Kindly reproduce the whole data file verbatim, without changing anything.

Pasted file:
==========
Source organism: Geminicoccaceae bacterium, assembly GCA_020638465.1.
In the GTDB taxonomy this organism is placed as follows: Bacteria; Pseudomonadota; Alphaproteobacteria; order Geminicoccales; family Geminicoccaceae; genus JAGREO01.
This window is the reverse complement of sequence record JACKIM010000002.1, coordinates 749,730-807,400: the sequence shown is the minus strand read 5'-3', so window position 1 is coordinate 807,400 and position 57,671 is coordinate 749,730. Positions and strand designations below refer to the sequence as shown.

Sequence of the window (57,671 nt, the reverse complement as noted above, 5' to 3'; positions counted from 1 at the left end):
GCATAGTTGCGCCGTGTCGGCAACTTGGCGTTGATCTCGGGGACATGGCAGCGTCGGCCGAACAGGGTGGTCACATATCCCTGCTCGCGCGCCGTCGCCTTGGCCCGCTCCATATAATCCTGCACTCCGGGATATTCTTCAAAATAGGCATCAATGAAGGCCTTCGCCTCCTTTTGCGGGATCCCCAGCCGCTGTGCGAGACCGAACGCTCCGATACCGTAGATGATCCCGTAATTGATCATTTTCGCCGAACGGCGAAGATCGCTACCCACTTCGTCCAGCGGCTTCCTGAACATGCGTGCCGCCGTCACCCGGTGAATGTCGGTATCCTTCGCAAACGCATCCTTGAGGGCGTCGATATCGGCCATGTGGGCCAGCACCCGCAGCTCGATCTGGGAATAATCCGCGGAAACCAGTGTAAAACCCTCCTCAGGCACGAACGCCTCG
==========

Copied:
Source organism: Geminicoccaceae bacterium, assembly GCA_020638465.1.
In the GTDB taxonomy this organism is placed as follows: Bacteria; Pseudomonadota; Alphaproteobacteria; order Geminicoccales; family Geminicoccaceae; genus JAGREO01.
This window is the reverse complement of sequence record JACKIM010000002.1, coordinates 749,730-807,400: the sequence shown is the minus strand read 5'-3', so window position 1 is coordinate 807,400 and position 57,671 is coordinate 749,730. Positions and strand designations below refer to the sequence as shown.

Sequence of the window (57,671 nt, the reverse complement as noted above, 5' to 3'; positions counted from 1 at the left end):
GCATAGTTGCGCCGTGTCGGCAACTTGGCGTTGATCTCGGGGACATGGCAGCGTCGGCCGAACAGGGTGGTCACATATCCCTGCTCGCGCGCCGTCGCCTTGGCCCGCTCCATATAATCCTGCACTCCGGGATATTCTTCAAAATAGGCATCAATGAAGGCCTTCGCCTCCTTTTGCGGGATCCCCAGCCGCTGTGCGAGACCGAACGCTCCGATACCGTAGATGATCCCGTAATTGATCATTTTCGCCGAACGGCGAAGATCGCTACCCACTTCGTCCAGCGGCTTCCTGAACATGCGTGCCGCCGTCACCCGGTGAATGTCGGTATCCTTCGCAAACGCATCCTTGAGGGCGTCGATATCGGCCATGTGGGCCAGCACCCGCAGCTCGATCTGGGAATAATCCGCGGAAACCAGTGTAAAACCCTCCTCAGGCACGAACGCCTCG